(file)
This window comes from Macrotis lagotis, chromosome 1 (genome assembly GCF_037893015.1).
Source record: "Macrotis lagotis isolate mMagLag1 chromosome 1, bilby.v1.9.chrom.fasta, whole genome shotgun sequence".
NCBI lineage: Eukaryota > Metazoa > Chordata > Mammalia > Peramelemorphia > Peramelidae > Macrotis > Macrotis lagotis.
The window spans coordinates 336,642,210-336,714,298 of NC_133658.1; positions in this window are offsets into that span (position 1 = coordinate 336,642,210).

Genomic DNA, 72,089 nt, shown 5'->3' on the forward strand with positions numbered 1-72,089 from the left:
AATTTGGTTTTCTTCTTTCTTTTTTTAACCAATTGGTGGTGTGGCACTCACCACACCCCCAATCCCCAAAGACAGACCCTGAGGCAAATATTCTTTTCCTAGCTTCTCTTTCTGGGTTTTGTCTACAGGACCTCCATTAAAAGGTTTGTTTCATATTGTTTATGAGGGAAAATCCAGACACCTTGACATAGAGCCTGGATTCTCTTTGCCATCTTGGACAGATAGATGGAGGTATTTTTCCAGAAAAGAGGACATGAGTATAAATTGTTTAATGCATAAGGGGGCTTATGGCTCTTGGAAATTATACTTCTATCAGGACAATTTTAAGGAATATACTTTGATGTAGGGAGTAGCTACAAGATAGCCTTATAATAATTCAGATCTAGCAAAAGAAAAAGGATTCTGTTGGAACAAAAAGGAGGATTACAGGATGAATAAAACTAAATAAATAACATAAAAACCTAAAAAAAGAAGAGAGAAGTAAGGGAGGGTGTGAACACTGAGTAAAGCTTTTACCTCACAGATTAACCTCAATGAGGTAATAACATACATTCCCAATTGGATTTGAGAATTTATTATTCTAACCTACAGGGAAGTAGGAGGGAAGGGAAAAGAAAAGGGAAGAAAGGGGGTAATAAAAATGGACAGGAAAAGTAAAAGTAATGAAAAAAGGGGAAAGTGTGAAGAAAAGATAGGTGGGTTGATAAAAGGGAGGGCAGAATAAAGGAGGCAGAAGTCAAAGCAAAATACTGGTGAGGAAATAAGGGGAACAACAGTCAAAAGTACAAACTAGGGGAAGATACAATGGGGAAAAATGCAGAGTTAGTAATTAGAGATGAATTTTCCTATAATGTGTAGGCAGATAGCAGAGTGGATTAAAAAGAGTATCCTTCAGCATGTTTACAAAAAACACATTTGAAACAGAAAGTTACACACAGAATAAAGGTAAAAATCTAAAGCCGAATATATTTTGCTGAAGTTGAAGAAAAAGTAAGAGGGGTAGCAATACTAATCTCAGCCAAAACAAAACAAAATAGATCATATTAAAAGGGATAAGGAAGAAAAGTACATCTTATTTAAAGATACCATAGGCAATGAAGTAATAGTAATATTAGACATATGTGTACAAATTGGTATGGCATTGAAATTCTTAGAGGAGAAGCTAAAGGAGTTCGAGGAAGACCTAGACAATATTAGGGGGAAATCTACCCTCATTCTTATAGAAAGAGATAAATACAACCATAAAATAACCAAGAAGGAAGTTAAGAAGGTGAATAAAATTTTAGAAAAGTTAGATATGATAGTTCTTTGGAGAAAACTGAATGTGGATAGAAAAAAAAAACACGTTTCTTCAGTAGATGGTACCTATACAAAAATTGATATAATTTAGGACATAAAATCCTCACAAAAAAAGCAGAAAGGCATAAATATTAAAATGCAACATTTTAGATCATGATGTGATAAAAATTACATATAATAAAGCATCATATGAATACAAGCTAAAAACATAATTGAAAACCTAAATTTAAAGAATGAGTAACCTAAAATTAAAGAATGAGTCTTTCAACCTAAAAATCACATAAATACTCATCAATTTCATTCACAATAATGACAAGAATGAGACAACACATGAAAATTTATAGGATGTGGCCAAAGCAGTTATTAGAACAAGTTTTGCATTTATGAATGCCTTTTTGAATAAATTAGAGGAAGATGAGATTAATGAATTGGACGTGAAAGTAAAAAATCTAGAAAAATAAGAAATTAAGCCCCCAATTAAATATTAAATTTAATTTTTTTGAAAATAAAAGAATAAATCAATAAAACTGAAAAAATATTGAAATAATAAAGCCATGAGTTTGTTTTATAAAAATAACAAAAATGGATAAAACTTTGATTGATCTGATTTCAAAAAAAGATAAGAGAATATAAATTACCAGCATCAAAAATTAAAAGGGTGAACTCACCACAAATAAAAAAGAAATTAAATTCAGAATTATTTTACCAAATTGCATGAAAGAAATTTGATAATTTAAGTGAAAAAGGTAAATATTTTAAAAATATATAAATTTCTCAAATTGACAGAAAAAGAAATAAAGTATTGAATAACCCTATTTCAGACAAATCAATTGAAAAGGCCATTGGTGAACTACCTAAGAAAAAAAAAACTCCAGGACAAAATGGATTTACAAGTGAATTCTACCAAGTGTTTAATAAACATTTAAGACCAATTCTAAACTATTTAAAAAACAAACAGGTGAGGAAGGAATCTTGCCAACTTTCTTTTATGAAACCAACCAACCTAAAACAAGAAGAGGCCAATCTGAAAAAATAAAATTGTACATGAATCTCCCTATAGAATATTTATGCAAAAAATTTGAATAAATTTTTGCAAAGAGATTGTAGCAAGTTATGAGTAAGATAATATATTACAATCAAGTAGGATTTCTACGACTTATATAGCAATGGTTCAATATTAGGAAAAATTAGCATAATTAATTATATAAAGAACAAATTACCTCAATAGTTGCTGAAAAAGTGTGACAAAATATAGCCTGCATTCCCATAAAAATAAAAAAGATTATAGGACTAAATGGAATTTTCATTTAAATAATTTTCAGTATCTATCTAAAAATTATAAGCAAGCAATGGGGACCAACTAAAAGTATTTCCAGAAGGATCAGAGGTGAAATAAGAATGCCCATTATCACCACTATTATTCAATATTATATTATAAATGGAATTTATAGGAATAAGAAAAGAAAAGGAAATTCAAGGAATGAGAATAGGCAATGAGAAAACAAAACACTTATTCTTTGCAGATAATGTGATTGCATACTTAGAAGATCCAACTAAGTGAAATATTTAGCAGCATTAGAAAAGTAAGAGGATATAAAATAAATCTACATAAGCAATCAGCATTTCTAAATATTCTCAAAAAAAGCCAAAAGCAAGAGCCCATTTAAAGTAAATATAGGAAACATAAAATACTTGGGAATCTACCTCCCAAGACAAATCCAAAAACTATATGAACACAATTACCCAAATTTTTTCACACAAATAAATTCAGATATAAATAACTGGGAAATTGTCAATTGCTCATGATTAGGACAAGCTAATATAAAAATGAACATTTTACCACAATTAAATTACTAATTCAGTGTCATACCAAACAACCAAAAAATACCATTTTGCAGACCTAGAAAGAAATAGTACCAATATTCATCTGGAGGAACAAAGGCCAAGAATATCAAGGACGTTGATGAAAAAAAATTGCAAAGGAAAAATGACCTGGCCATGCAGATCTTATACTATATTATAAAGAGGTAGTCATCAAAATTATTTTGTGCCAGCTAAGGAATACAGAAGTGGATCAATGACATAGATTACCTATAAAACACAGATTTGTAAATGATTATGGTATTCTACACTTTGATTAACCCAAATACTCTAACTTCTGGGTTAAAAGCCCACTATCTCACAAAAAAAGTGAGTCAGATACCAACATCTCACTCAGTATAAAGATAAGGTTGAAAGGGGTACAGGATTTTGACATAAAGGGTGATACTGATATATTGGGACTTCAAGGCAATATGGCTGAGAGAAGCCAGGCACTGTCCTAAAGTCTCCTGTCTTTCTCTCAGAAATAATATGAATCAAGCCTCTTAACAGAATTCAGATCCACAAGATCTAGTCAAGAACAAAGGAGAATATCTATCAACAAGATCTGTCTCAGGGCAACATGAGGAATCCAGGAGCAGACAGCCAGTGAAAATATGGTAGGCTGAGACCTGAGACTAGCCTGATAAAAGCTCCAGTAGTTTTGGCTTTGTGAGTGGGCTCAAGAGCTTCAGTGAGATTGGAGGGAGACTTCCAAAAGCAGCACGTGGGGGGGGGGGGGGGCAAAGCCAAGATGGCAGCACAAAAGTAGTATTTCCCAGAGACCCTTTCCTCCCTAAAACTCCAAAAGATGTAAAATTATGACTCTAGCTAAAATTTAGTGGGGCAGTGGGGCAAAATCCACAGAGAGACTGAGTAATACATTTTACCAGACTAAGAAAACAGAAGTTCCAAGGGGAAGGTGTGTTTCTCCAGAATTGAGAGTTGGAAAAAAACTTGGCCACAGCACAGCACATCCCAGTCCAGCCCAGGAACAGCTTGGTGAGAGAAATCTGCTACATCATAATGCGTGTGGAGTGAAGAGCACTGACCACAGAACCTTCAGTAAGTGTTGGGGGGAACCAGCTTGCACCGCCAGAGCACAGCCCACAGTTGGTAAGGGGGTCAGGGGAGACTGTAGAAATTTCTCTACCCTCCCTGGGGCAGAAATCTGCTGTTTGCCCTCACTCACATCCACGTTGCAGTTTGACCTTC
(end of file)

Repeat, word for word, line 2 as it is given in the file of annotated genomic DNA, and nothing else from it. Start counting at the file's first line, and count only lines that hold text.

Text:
Source record: "Macrotis lagotis isolate mMagLag1 chromosome 1, bilby.v1.9.chrom.fasta, whole genome shotgun sequence".